What was it like working under manager Greg Riddoch? Because obviously he's another guy who's a wealth of knowledge; he's a little bit different than your normal manager too because he's big on psychological and that mind game, a constant mind game you've got to work through.

Sawyer Carroll: I don't think for us as first year players we could ask for a better manager than Riddoch. He's a great guy to play for, really easy going guy, doesn't have a whole lot of expectations, he's not real fiery, not in your face. If you're not playing hard, he will get in your face, and he will flip a switch when he has too. I think that's really good. He's just a great guy to play for. He doesn't mind if you laugh and have a good time as long as you're getting your work done and coming out and playing hard. I think that's about the only confrontation we've had with him so far; one game he didn't think we played the full nine innings and he tore into us pretty well and, rightfully so, because you have to come out and play every day.

Now, he also instituted a little bit of notebook work for everybody. I don't know if that's something that's new to you. Has it helped you? Has it continually put stuff in perspective in your own head?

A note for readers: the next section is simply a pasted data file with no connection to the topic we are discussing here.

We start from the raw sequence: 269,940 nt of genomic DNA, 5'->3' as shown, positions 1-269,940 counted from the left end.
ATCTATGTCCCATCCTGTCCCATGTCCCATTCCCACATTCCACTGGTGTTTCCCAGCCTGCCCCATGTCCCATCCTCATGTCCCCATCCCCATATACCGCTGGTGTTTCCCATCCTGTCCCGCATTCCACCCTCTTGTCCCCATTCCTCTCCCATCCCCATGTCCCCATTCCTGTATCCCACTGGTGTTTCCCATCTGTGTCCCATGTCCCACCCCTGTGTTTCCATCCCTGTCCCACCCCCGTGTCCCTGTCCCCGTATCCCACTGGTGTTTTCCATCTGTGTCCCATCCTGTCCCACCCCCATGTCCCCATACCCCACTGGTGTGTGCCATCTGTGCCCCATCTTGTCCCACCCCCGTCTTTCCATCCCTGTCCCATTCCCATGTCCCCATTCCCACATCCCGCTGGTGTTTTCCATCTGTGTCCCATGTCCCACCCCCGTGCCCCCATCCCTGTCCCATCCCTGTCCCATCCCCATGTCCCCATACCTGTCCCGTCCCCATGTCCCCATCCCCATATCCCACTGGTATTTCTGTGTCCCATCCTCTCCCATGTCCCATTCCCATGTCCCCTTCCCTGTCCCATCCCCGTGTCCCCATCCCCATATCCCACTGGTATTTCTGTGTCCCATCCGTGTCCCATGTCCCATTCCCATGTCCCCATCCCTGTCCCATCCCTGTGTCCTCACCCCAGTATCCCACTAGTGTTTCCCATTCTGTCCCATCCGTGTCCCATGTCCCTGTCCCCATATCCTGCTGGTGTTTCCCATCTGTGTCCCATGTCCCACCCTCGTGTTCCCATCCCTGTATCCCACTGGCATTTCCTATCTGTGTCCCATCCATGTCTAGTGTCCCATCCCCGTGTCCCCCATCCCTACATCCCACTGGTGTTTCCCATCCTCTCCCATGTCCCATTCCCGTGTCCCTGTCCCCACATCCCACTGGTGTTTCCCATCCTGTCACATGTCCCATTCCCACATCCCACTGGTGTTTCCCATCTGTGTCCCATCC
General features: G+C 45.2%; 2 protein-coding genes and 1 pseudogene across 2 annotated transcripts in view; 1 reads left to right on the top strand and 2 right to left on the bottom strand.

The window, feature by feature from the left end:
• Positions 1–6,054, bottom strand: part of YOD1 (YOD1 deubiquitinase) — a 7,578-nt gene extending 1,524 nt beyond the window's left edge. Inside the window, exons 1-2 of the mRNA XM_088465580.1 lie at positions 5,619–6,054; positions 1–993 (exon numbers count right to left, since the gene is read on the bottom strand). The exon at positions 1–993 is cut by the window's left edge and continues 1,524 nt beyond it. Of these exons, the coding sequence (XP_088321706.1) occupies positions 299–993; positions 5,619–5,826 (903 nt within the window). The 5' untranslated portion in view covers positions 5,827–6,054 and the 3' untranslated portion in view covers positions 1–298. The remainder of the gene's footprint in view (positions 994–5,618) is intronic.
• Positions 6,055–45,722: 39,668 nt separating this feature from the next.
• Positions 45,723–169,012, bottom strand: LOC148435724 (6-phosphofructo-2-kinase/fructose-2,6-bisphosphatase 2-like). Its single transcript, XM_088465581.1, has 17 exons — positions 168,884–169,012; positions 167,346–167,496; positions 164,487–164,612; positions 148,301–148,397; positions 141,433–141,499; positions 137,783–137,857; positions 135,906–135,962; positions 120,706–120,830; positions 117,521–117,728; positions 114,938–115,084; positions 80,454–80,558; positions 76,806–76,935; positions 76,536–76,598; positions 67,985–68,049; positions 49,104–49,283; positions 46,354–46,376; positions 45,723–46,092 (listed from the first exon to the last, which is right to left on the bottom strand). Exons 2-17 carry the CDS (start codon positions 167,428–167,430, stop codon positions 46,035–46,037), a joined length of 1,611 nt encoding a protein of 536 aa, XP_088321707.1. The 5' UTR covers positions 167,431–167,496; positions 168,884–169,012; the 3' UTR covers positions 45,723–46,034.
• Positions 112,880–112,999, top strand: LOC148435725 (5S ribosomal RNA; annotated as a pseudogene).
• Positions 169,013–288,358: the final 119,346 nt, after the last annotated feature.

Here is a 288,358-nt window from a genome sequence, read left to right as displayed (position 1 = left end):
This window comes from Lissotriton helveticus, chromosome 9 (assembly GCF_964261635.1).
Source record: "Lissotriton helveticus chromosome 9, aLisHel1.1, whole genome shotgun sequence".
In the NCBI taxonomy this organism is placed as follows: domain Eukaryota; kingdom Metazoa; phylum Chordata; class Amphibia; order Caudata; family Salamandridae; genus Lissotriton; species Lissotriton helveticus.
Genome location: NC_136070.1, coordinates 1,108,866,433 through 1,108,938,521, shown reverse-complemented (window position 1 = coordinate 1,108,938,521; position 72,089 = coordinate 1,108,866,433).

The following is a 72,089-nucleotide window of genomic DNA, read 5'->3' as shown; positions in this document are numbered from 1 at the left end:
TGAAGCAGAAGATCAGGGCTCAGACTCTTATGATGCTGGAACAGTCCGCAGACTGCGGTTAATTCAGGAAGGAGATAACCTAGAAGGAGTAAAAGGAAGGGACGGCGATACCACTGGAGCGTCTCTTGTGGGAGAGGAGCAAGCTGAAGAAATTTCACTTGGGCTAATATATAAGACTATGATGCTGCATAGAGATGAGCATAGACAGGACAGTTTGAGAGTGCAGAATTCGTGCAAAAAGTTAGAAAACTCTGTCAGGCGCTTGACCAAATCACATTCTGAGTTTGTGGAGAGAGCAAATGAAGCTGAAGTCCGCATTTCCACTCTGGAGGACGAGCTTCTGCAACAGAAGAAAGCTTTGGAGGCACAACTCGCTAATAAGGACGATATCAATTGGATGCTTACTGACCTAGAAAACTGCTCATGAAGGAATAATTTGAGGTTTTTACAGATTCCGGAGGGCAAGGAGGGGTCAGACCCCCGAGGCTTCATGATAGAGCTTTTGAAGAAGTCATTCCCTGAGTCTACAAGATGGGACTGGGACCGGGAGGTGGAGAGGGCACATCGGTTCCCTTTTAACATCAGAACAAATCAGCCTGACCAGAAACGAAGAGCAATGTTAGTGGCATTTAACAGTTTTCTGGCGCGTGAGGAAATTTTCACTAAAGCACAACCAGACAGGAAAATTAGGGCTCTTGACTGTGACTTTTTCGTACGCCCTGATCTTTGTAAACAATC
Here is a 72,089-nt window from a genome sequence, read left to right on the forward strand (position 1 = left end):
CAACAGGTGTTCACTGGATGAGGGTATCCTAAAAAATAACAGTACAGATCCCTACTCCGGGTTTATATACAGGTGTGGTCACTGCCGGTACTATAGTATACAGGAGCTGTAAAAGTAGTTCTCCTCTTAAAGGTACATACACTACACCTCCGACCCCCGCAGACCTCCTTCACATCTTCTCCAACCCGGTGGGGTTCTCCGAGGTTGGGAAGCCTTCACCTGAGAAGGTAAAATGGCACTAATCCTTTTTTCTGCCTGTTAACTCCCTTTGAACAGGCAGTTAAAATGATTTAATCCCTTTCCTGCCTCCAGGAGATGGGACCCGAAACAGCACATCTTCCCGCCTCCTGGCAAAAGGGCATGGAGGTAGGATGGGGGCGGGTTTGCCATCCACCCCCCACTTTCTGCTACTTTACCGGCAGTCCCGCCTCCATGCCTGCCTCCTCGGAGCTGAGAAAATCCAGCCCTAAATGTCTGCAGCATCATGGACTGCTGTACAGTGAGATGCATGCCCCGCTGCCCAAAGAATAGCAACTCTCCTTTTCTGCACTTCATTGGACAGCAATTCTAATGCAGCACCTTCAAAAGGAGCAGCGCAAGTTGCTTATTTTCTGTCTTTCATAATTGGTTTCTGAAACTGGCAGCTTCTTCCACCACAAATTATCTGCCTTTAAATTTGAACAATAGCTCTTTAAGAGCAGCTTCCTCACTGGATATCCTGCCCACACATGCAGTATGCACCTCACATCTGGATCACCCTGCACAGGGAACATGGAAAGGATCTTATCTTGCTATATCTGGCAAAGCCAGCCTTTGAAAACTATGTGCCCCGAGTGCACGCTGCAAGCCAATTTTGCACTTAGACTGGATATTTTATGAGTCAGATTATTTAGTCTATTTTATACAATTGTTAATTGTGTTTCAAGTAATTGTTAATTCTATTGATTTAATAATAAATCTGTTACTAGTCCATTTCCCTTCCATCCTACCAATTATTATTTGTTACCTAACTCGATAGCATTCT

Sawyer Carroll: Yeah, he wants us all to carry around notebooks to write down little tidbits of the game that you figured out, maybe the pitcher. Like he says, we're going to be playing against these same guys; we're going to be with the same organization. It might not be this year, but maybe next year you come up and you're struggling and you see who's going to start the next day and you might pull that out on him. It might say he might have some tendencies and you might be able to pull that out, hit a couple of balls hard, turn the whole thing around. He really likes us to do that and it's been good. In my career I haven't really done a whole lot of that. I've written some things down in the past, but not in depth like I do now.

So, what are the things you are writing down?

Sawyer Carroll: Mainly pitch sequences from the different pitchers I'm facing. Maybe if I can't see the ball very well of this guy, or I do see the ball very well off this guy. Maybe if I think I was too passive or maybe too aggressive, just stuff like that.

Does that hurt you at the same time? There's a penchant to go up, you just want to be able to see the ball, hit the ball. When you go up to the plate, if you have all of these things in your brain, now all of a sudden your mechanics get out of whack, all of these other things start happening.

Sawyer Carroll: I really think you can't think about it when you're in the box. I think if you prepare before you go up to the plate, that can help you. It can give you a competitive advantage; that's what Riddoch always says. Obviously, when you're in the box, I don't think you can think about stuff like that. It's like studying for a test. If you go over it, it can only help your brain identify pitches and stuff like that.